Somehow, I try to review a book that isn’t really a book. Also, I check in with where I’ve been and what’s going on now. I’m also going to be posting more to the blog, since there are a lot of videos I’ve failed to put up here because even just getting videos made has been a struggle. Grad school + working full time is hard, guys. I’m trying.
I’m back with this week’s From the Notebook to discuss the recent change in my reading tastes, and the freak out that is causing in my personal identity. I’ve always been a teen reader, but I haven’t read a teen book since October. WHAT IS HAPPENING?
Thesis Thursdays is a weekly(ish) feature where I rant, love and talk about young adult books I’m reading because I’m conning my college into thinking this is all for academia! Find out more here!
Alright, full disclosure: while this has nothing to do with my thesis, it has everything to do with my future. As you all may know, I’m graduating from Ithaca College in May. As with many grads, I have little money and many loans. As of Tuesday, I also have a (potential) job.
I’ve alluded to this several times over the past year, but now it’s (mostly) official. Taylor and I–yes, your two favorite fighters–are headed off to South Korea together to teach for a year, starting in the fall. We don’t know where yet, but we’re about to get started with our Teaching English as a Foreign Language certificates and background checks and all that fun stuff.
I’ve never been this terrified and yet excited about something. Sure, I went abroad to London and did a lot of traveling there, but … well … they mostly all spoke my language. The culture shock wasn’t terrible. I did okay. It was also only for four months, and I had a bunch of friends as back up and we were going to a university run by my home college. Everything was as safe as can be.
Don’t tell Taylor, but I wouldn’t have agreed to go without him. I’m not THAT brave. But this is an opportunity that I really, really want and have for some time now. I want to be scared. I want the adventure. Sure, there are going to be obstacles along the way that I am NOT going to enjoy, but I welcome them. I don’t want to be safe anymore. I really want to travel, and I also get to teach.
There aren’t many other times in my life were I would get to do this. That’s the main thing that keeps running through my head. It’s the reasoning that reminds me how disappointed I would be in myself if I didn’t take this chance. So. In a few months … here we go.
Oh yeah – I’m still going to be blogging as much as possible. It just may end up being a lot about South Korea.
Hey guys! Technically I got back in on Tuesday, but I spent all of Wednesday trying to get back into school and readjust to this time zone. I have accomplished neither of these things so far, but I’m swimming.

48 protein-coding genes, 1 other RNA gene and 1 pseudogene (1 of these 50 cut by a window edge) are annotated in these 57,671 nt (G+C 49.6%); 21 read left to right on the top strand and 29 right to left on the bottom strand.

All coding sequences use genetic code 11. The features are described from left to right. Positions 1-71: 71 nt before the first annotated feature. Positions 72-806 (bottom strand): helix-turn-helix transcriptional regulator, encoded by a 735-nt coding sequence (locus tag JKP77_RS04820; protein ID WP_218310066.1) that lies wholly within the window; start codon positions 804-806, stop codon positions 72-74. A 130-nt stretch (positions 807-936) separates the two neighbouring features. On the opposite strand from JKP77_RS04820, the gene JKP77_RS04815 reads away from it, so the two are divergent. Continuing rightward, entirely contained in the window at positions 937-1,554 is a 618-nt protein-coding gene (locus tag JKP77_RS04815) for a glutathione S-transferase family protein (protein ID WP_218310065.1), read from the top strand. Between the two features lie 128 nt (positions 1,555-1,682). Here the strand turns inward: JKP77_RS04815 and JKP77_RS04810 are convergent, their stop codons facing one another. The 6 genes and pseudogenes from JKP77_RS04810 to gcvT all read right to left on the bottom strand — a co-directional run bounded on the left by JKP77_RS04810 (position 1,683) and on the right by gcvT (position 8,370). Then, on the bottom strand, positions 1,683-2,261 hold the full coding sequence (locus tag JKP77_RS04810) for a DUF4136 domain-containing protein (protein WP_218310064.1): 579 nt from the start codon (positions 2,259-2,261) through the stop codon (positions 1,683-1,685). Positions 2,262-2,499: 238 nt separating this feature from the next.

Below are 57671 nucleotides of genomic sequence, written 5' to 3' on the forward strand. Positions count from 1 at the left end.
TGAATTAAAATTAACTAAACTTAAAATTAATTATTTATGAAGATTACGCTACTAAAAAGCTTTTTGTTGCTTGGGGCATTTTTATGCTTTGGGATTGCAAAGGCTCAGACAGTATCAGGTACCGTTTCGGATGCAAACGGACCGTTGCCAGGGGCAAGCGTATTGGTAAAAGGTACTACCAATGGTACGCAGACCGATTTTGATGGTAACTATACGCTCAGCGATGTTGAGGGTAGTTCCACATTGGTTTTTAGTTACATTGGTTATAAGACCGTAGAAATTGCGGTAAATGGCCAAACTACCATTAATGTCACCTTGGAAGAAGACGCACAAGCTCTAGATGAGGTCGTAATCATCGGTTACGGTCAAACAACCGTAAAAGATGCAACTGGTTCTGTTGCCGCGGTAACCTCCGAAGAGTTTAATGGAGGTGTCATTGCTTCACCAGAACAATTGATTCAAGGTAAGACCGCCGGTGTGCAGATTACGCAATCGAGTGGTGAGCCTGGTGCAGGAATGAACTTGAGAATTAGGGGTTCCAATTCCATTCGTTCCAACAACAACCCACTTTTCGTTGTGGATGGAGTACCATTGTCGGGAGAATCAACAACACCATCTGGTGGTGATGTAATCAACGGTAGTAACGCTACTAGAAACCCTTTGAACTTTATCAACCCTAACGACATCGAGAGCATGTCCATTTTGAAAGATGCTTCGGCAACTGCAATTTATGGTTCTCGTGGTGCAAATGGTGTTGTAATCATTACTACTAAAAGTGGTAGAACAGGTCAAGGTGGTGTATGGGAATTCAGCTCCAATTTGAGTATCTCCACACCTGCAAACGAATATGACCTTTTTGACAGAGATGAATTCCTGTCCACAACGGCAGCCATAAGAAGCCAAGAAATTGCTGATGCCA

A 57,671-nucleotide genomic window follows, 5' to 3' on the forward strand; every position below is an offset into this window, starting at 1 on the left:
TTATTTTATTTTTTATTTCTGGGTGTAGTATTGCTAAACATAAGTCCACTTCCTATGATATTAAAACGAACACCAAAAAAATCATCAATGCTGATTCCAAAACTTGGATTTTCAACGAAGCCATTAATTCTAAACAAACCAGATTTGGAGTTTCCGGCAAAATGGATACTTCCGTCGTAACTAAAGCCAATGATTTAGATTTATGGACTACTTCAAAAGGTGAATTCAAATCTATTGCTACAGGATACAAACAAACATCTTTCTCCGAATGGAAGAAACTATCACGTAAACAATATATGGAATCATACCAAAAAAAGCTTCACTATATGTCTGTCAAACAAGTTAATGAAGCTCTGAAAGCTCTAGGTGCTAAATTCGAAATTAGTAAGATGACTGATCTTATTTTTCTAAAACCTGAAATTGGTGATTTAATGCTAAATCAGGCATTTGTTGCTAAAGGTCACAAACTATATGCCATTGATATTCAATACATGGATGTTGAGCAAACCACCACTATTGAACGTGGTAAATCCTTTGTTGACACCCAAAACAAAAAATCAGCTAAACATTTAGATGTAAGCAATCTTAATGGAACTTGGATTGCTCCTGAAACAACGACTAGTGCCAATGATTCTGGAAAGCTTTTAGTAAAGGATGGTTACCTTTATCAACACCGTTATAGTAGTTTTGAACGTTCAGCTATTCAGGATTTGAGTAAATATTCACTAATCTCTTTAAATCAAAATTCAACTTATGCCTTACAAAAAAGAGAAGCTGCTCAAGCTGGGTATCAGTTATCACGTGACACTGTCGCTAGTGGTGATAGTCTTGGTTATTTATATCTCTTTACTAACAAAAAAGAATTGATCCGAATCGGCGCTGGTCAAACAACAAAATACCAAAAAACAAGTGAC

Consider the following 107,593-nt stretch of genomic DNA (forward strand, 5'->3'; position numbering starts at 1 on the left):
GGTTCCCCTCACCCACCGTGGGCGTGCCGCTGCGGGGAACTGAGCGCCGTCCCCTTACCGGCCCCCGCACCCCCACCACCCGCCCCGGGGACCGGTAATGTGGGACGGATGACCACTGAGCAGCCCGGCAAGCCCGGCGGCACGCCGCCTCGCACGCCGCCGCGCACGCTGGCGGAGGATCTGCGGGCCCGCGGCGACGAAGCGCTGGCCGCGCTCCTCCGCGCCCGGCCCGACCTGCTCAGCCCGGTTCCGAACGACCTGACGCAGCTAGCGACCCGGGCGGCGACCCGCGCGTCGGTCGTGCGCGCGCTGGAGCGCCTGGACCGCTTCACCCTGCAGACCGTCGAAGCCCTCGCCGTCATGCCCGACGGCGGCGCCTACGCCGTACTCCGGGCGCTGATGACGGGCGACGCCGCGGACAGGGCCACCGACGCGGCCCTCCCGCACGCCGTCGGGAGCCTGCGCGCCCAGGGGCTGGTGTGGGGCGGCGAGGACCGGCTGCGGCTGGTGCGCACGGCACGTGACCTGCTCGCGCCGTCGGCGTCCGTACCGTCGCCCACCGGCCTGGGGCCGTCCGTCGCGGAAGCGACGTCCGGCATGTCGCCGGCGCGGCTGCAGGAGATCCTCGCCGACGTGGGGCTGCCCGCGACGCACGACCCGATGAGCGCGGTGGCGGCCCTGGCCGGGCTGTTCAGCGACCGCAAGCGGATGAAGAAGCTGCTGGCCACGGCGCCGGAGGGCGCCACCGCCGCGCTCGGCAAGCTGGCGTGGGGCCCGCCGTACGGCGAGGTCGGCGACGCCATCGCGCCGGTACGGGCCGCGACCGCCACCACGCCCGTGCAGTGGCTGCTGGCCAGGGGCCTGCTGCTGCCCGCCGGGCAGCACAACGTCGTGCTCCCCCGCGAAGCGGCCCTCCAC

Since I don’t have anything for a Thesis Thursday this week, I thought I’d do some life blogging and show you guys some pictures of where I went. This was not a normal trip out west. Rachel and I–you know, Rachel from the first couple seasons of Bibliomancy for Beginners–went on a road trip.
I have never had so much fun and whil
e having so many moments convinced I was going to die.
Day 1: LA to San Francisco
This day was a beautiful one. Once we got out of the city, we got onto the Pacific Coast Highway and took that up to San Fran. This is NOT the way that your GPS will ever tell you to go. It winds around the edge of the coast–literally, the edge–but it is SO PRETTY. So pretty.
San Francisco itself was kind of annoying, and the place that we were staying wasn’t so great. But we went out that night and found the most delicious Thai food I ever tasted, and Rachel and I decided that things could only go up from there! We were wrong.
I know that I don’t blog as much as I ought to anymore, but hey. That’s life. However, if you’ve been watching our Bibliomancer videos (or just seen Michaela’s great thumbnails for recent episodes) then you know that I missed on regularly scheduled episode on Jorge Luis Borges’ Collected Fictions AND the first of our ten part Nostalgia Junkie special with the Pendragon books. I promised in each of those posts that I would get around to tell you all where I’ve been.
That promised time is now.
I’m going to diverge for a second, though, and give some context for what’s about to follow. As you may or may not know, I am an English and Writing double major at Ithaca College–about to be a senior. This means I have two more semesters before I get spit out into the big, wide world. I always maintained that what I wanted was to be a teacher. Always.
And it had started to seem like a problem.
I have considered that that title sounds rather ominous. It does. Oh well. Soldier on and I don’t think you’ll regret it! (Unless you have issues with either the destruction visited on Native Americans by white settlers or non-Nazi Germans. Those topics are about to independently come up here.)
This week, I’m talking about an essay by William Cronon called “A Place for Stories: Nature, History, and Narrative.” Now, though I’ve found all of the readings so far interesting, I dare say this is one of the ones that I’ve enjoyed the most. Maybe because I understood it. Maybe because it got me thinking. Or both. Both is good.
This long essay is about narrative, why humans use narrative to structure their lives, and how each narrative is really just a choice on what to include and what to exclude (since telling a complete story is impossible)–just to brush over a few topics. I want to focus on that last one–namely the exclusion–for this particular, personal blog post.